Leftover dumpling dough can also be shaped into wrappers, then frozen. You could open freeze in a single layer, then place in a freezer proof bag. Or make a pile of wrappers, each separated by a sheet of baking paper. Then place in a bag and freeze. Also for up to 3 months.
Cooking Frozen Dumplings
There’s no need to thaw your frozen dumplings. Just cook them the same way. Potstickers and steamed dumplings will need an additional 5 minutes than what’s in the recipe card below. Boiled dumplings just need 2 additional minutes, as they’ll take longer to float up, giving them the extra time they need.
And I think that about covers it. Shall we get our aprons on?
If you enjoy the recipe, drop me a comment and let me know. And if you are feeling like a star, don’t forget that 5-star rating! 😉 Xièxiè
If you make this recipe, post it on Instagram and tag me @azlinbloor and hashtag it #linsfood.
More Chinese Recipes
Chinese Dumplings Recipe from Scratch
- 250 g all purpose flour
- 125 ml water
- 1 generous pinch fine salt this is less than ⅛ of a tsp
- flour for dusting
- 200 g boneless chicken thigh or minced chicken
- 60 g Napa cabbage or pak choi
- 60 g shiitake
- 1 stalk spring onion scallion
- 2.5 cm ginger
- ⅛ tsp Chinese 5 spice powder
- 1 Tbsp light soy sauce
- ½ tsp Shaoxing rice wine OR ⅛ tsp clear vinegar
- ½ tsp toasted sesame oil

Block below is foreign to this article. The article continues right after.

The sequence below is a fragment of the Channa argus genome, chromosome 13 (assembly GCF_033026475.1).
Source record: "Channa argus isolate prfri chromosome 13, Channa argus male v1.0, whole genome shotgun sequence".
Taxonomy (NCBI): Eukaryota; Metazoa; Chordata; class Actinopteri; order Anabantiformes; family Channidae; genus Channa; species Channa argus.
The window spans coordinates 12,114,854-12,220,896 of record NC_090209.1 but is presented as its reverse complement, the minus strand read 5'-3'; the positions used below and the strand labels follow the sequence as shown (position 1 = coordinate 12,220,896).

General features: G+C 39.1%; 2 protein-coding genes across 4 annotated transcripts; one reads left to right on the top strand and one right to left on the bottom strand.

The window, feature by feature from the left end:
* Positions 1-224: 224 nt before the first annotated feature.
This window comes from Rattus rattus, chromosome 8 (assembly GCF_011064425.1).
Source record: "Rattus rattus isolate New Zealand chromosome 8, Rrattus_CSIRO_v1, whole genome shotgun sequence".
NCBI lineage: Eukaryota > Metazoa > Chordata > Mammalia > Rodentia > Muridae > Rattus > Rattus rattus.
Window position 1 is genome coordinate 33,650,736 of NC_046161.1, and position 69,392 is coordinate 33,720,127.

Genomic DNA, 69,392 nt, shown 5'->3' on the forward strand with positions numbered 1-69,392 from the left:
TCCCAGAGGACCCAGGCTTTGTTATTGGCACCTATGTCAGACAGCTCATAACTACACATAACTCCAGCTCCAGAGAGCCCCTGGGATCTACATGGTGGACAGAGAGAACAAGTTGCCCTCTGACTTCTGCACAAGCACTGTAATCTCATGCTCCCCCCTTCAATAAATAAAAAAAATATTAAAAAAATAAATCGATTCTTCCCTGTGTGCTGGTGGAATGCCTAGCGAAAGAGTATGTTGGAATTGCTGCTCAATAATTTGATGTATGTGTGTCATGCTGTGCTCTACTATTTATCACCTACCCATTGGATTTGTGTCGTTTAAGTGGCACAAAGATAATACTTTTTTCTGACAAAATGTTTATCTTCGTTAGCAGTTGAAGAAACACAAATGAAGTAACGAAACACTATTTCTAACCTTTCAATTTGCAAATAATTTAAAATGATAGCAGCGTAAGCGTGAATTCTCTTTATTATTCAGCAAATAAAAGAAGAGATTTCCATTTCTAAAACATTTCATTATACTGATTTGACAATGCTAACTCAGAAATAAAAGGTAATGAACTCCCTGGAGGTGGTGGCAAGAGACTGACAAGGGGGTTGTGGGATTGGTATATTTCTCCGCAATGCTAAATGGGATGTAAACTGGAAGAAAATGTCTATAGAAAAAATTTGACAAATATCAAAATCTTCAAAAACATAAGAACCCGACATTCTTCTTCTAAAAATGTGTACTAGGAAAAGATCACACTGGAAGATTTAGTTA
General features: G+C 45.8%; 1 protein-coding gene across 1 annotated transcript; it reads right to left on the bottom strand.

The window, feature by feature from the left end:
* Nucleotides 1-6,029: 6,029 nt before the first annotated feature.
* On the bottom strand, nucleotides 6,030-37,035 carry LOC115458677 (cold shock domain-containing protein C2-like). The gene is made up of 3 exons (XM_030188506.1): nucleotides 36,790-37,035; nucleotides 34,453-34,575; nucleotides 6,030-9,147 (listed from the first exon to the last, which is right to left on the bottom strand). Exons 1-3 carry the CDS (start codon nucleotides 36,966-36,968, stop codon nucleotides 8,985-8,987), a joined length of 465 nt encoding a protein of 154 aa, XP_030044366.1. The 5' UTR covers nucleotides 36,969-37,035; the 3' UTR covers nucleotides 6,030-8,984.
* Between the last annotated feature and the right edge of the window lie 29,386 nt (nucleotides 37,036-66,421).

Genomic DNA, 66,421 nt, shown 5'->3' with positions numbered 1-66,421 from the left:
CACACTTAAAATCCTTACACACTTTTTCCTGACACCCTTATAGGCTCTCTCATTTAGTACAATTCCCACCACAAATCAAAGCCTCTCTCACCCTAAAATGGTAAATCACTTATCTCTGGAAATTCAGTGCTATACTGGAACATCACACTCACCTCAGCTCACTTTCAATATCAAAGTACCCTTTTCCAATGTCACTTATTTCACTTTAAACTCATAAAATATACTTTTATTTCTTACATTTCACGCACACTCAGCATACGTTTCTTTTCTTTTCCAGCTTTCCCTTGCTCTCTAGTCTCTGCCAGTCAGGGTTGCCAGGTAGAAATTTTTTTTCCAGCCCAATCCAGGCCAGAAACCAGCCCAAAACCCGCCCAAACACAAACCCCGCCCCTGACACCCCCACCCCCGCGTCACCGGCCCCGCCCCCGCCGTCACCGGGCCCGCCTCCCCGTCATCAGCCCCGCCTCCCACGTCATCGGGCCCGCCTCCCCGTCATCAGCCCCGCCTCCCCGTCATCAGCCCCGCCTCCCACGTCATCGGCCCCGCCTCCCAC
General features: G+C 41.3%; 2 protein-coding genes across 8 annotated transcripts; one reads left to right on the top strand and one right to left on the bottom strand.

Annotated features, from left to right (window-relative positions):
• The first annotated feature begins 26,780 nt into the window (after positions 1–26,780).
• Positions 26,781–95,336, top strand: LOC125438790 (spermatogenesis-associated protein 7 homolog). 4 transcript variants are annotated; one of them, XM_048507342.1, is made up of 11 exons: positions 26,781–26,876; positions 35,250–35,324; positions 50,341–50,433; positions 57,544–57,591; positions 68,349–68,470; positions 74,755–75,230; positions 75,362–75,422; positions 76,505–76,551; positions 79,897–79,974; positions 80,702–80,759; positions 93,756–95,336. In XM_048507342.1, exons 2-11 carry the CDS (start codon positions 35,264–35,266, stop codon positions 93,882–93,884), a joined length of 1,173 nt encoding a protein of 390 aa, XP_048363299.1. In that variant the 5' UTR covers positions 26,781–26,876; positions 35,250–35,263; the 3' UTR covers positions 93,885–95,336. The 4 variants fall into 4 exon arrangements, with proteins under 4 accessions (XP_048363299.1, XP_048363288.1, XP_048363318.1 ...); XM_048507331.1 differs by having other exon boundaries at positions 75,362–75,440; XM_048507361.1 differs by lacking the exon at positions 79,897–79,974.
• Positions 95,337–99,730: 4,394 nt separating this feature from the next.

- 1 pinch salt
Simple Dumpling Sauce
Cooking the Dumplings
- vegetable oil for potstickers and steaming
Dumpling Wrapper Dough
Mix the flour and salt in a large bowl. Using a wooden spoon, stir the flour in a clockwise motion as you gradually pour the water in, leaving behind about 1 Tbsp of it. Continue stirring until it all comes together. Add the rest of the water if you need it.
Using your hands bring the dough together, kneading it in the bowl for about 1 minute. At this stage, your dough will still have a fairly rough texture. Cover with a damp tea towel and leave it to rest for 10 minutes. This initial resting allows the gluten to relax to allow you to do the actual kneading.
Knead the dough once again for 3 minutes until it's all smooth. Now we're going to let the dough really rest for at least 30 minutes, or for however long it takes you to make the filling.
The Filling (while the dough is resting the second time)
Grate or mince the ginger and finely chop the spring onions. Chop up the cabbage and the shiitake fairly finely too.
Place your chicken thighs into a food chopper and pulse to get a fine mince. If you're starting with minced chicken, move on to the next step.